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2001 News Releases


U.S. and Virginia Settle with Honeywell International, Inc. Over Alleged Environmental Violations

Release Date: 11/30/2001
Contact Information: Bonnie Smith (215) 814-5543

Contact: Bonnie Smith (215) 814-5543

PHILADELPHIA — Honeywell International, Inc. has agreed to pay a $150,000 penalty and perform five special environmental projects worth $772,000 to settle alleged violations of federal and state environmental regulations at a chemical manufacturing plant in Hopewell, Va.

A proposed consent decree filed in federal court in Richmond and a separate state consent order filed with the Virginia Department of Environmental Quality (DEQ) resolves violations discovered in an August 1998 inspection by EPA and DEQ officials. The settlement involves Honeywell, EPA, the U.S. Justice Department and DEQ.

“Today’s settlement resulted from the company’s willingness to compensate for past violations at the plant, and go the extra mile to protect Virginia’s people and environment into the future,”said EPA Regional Administrator Donald S. Welsh.

DEQ Director Dennis H. Treacy said: "Virginia has worked closely with EPA to resolve these concerns at the Honeywell facility. As this settlement is implemented, we look forward to Honeywell's continued efforts to protect the environment, particularly for the benefit of Hopewell area residents."

The Honeywell plant, located near the James River at 905 East Randolph Road in Hopewell, produces chemicals for the synthetic fiber and agricultural industries. At the time of the inspection, the Hopewell facility was owned by AlliedSignal, Inc., which subsequently merged with Honeywell International, Inc.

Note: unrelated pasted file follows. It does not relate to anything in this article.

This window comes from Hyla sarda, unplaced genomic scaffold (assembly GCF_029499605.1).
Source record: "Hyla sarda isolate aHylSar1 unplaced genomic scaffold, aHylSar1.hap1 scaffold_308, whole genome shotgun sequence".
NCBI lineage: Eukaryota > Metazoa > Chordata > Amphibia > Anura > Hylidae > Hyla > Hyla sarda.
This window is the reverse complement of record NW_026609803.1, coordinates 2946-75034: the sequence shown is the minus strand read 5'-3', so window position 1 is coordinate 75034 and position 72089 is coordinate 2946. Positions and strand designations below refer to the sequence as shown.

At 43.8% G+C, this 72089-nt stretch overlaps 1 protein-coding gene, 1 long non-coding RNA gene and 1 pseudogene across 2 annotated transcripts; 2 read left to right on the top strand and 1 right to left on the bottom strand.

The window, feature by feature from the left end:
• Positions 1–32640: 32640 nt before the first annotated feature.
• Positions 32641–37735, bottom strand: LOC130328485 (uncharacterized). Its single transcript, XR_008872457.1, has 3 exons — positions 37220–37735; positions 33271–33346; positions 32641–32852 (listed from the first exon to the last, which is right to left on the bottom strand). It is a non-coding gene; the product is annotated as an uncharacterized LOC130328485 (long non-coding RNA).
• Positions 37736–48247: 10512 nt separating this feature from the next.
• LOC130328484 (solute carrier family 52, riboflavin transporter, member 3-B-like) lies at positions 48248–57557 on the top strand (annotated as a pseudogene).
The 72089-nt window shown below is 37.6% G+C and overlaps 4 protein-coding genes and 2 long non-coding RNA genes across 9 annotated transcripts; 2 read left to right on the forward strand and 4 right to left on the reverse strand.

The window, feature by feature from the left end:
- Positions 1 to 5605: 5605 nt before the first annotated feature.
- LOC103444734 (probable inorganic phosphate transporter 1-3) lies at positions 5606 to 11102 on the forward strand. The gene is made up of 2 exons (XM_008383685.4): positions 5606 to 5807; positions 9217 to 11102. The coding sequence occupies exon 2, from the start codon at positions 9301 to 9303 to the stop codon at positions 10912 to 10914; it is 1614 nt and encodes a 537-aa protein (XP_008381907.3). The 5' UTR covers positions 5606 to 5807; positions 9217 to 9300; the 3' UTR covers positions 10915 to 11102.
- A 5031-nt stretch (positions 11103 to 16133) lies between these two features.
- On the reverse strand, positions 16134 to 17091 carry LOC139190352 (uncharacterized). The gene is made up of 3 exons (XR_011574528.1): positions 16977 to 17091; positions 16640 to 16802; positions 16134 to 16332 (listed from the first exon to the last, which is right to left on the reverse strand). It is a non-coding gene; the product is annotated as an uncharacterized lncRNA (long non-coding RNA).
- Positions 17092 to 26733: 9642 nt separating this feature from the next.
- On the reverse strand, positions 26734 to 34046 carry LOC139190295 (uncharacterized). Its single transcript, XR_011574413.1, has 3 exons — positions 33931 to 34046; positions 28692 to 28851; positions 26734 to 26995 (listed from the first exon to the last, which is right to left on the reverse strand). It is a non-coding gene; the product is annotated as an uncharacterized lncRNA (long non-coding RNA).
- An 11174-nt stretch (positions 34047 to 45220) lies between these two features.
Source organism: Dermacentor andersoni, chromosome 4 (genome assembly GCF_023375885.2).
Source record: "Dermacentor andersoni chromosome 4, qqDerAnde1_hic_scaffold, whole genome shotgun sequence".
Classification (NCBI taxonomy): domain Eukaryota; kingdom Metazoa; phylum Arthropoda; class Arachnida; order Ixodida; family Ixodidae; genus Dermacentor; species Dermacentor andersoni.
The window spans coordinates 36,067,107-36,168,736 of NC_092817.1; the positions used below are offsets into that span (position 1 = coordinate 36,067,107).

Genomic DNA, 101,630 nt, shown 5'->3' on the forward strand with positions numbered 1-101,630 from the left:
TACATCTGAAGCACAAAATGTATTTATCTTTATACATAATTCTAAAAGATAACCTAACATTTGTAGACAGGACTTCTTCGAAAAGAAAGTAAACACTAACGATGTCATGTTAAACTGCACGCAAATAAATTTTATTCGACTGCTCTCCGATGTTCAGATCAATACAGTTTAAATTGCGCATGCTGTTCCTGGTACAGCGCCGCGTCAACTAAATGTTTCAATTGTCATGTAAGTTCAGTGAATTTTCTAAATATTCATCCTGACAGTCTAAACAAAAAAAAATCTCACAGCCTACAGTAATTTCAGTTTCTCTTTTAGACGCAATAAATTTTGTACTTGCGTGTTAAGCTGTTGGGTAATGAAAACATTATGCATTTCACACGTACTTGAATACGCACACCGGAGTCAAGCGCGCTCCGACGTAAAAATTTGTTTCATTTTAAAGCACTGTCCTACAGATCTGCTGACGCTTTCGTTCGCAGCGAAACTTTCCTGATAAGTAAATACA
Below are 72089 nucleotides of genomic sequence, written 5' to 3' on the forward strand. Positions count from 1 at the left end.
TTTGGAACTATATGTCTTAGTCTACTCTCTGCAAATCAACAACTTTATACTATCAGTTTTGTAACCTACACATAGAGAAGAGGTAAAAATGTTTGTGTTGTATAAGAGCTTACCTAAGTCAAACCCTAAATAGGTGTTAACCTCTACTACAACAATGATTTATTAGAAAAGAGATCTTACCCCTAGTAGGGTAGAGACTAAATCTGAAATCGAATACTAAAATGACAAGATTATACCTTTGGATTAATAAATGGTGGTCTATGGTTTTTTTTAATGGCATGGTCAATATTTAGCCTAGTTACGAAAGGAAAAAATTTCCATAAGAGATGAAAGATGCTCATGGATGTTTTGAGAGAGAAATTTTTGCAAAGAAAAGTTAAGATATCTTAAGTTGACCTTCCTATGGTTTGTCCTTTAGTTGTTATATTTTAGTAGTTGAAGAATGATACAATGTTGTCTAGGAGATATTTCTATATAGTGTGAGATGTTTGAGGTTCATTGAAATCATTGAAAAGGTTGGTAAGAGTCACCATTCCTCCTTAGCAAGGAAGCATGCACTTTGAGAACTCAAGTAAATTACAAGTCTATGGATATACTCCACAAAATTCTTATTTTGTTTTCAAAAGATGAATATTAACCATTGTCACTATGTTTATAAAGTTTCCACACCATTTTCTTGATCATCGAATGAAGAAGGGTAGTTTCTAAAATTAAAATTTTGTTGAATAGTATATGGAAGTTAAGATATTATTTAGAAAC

In the settlement announced today, Honeywell has agreed to perform five supplemental environmental projects worth a total of $772,000. These projects include conversion of a refrigeration unit to use non-CFC refrigerants (estimated cost: $375,000); installation and operation of an air pollution control system to reduce ammonia emissions ($300,000); purchase of a “reverse 911" service to enable Hopewell’s emergency response officials to quickly notify residents of chemical releases or other emergencies ($35,000); provision of a water pollution containment boom, trailer and training for local emergency response officials ($20,000); and purchase portable mass contamination equipment and training for the John Randolph and Southside Regional Medical Centers ($42,000).

In addition, Honeywell will pay a $110,000 civil penalty to the United States and a $40,000 civil penalty to Virginia for these violations.

The federal government’s complaint, which was filed with the proposed settlement, alleges violations of the federal Clean Air Act and federal and state regulations on the storage and disposal of hazardous substances. The alleged violations include:

* inadequate safeguards to prevent or repair leaks of hazardous organic air pollutants;

* inadequate repair and recordkeeping of air conditioners and refrigeration units containing ozone-depleting chlorofluorocarbons (CFCs);

* untimely and incomplete reporting of benzene emissions;

* untimely reporting to federal, state, or local emergency response officials of releases of ammonia, nitrogen oxide, dichlorodifluoromethane, sulfuric acid, sulfur dioxide, caprolactam, and benzene;

* untimely reporting to federal, state or local emergency response officials regarding the manufacturing, use or storage of several hazardous substances or toxic chemicals; and

* violations of hazardous waste storage and disposal regulations.

As part of the settlement, the company neither admitted nor denied liability for the alleged violations. The proposed federal consent decree is subject to a 30-day public comment period and final court approval. The consent order filed with the Virginia Department of Environmental Quality (DEQ) is also subject to a 30-day public comment period.